• This is the problem with “conservatives” and “liberals”, they start from the assumption that the economy is the most important thing in our entire society and that if we don’t have constant growth we’re a failure as a society. This is unrealistic and self destructive. a Nation isn’t the product of an economy, the economy is the product of the nation. The nation is a group of people with the same blood, history, culture and language. In order to meet profit quotas and keep the economic growth on track we sacrfice the very fabric our of nations, we import millions of people to keep the economy growing at the expense of our people. compare public debt in countries where there are nationalized central banks with those with privatized central banks.

  2. Interesting. Does any of the literature track the US Technology Transfer and Advancement Act of 1996 which, among other things, was intended to permit industries do develop their own leading practice (standardizing and innovating from the ground up, so to say) before federal agencies roll in on an industry and write the rules from the top down. Anyone?

  3. The authors consider only the number of pages of federal regulations (which increased almost seven-fold from 19,335 pages in 1949 to 134,261 pages by 2005) as their measure of the burden of regulation–Mark Perry.

    This strikes me as a weak methodology.

    I would be glad to decrease federal regulations, and, say, entirely eliminate some agencies, such as Commerce, Labor and the USDA.

    Let the airlines develop safety standards, in compliance with their private-sector insurers, and get the NSA, Homeland Security and everyone else out of the airline business. I suspect we would see zero hijackings, and no federal intrusion.

    But this methodology of counting ages is make-believe. More pages might mean “softer and refined” regulations. Or even regulations fine-tuned to be business-friendly (as one might expect through the long-term lobbying process established after initial regulations are instituted).

    Moreover, some regulations are costly, but have huge positives, such as the banning of lead from paint.

    Eliminating pollution from the environment is costly, but who has the right to pollute the air someone else breathes, or their water or soil?

    In short, this is not a compelling bit of academia. These guys are in the cloistered ivory towers, insulated and devising methodologies with no connection to the real world.

    • Is this “research paper” a parody? The methodology is beyond weak. It measures only the gullibility of those consuming it.

    • “….but have huge positives, such as the banning of lead from paint.”

      You assume that regulation was necessary. When consumers discovered the effects of lead in paint, they would have stopped buying lead paint, producers would not be able to sell lead paint and they would stop producing lead paint. And all without the enormous compliance costs, the threat of government force and the resulting drag. There was no net benefit from those regulations, only a huge deadweight loss.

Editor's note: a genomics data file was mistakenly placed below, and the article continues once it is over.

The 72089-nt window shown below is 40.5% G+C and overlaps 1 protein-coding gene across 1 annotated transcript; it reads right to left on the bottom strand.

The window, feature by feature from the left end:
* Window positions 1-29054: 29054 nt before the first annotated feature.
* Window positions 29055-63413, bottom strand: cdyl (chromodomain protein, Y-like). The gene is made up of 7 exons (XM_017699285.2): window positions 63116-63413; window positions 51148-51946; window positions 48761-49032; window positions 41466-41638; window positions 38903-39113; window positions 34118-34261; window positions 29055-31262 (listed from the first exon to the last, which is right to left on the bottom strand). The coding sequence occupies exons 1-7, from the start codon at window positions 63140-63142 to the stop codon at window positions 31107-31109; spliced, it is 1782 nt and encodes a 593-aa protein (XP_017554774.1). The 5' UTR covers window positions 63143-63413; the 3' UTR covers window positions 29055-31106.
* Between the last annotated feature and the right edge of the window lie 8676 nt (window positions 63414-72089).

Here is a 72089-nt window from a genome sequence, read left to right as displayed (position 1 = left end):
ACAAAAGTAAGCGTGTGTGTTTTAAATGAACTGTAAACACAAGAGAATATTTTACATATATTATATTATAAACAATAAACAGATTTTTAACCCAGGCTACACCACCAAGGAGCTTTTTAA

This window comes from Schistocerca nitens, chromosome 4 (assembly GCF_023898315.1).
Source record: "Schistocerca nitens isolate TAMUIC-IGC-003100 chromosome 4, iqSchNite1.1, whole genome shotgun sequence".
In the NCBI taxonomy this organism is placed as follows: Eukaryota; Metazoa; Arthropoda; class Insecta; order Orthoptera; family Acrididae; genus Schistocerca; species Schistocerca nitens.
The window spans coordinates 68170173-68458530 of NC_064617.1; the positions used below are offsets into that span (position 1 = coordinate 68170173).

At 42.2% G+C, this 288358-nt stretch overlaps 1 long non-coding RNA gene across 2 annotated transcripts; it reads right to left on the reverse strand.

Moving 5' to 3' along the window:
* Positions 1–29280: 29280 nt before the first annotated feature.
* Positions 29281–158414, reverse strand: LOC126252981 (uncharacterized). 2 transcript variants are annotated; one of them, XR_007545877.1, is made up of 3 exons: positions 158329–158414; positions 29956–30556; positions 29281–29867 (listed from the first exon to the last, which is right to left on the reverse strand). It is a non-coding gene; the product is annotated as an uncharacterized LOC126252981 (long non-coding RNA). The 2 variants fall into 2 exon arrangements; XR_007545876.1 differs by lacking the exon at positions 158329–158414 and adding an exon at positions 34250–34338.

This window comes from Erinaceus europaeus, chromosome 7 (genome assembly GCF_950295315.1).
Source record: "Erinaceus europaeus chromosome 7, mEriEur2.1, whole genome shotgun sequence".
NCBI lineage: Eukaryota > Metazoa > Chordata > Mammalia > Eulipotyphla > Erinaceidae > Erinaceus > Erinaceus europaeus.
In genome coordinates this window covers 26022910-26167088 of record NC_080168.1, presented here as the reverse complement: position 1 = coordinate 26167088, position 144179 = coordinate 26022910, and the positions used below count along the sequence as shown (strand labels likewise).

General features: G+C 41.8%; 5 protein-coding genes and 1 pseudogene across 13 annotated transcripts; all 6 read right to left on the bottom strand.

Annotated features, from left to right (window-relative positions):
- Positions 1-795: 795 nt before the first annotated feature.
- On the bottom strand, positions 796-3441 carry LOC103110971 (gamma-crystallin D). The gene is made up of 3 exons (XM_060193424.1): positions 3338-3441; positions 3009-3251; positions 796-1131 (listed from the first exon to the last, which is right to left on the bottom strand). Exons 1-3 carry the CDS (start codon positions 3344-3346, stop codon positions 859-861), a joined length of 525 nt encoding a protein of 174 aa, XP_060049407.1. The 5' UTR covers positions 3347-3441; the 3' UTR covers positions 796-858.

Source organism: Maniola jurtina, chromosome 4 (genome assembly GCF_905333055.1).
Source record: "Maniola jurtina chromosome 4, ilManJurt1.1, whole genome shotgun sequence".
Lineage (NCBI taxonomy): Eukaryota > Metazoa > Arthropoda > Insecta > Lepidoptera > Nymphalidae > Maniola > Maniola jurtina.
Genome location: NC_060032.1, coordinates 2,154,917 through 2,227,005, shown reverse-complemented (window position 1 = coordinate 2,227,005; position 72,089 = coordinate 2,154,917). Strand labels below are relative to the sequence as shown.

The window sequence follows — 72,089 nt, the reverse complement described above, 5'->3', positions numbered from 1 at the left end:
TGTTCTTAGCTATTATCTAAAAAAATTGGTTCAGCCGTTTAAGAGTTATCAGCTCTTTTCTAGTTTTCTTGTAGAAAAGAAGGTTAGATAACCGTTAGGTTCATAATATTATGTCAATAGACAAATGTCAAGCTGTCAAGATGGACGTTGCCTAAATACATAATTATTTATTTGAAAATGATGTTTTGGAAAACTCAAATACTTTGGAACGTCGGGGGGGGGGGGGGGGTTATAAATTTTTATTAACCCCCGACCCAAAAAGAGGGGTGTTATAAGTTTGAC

Eliminating pollution from the environment is costly, but who has the right to pollute the air someone else breathes, or their water or soil?

      The only thing the actual regulation accomplish, besides increasing costs tremendously, is to stop innovation in anti-pollution technologies. Of course, you would have to actually look into what actually happened as a result of the Clean Air Act, and not engage in the post hoc reasoning that since the air and water are cleaner, the wise regulators have chosen the most efficient from among the option and regulations have produced a result well worth the cost.

      Ironic that someone possessed of such obviously sloppy thinking has so much to say about the methodology in this paper.

      • Methinks: When consumers discovered the effects of lead in paint, they would have stopped buying lead paint, producers would not be able to sell lead paint and they would stop producing lead paint.

        That is incorrect. Many people would have still bought lead paint. Lead paint has certain advantages, and if you aren’t concerned about the next generation, then it’s not a big issue for the individual.

        Methinks: The only thing the actual regulation accomplish, besides increasing costs tremendously, is to stop innovation in anti-pollution technologies. Of course, you would have to actually look into what actually happened as a result of the Clean Air Act, and not engage in the post hoc reasoning that since the air and water are cleaner, the wise regulators have chosen the most efficient from among the option and regulations have produced a result well worth the cost.

        That’s actually a better example as there is no incentive for people to stop polluting. It’s almost always cheaper to pollute and pass the costs to the victims of pollution. It’s virtually impossible to prove individualized harm from pollution, so lawsuits are ineffective in the absence of laws in that regard.

        • really, who is not concerned with the future??? BUT for some uses lead paint may still be a valid option….certainly not in homes or around children….BUT when consumers hear something MIGHT be harmful they run from it, this would have happened with lead paint for sure…with out the gov’t!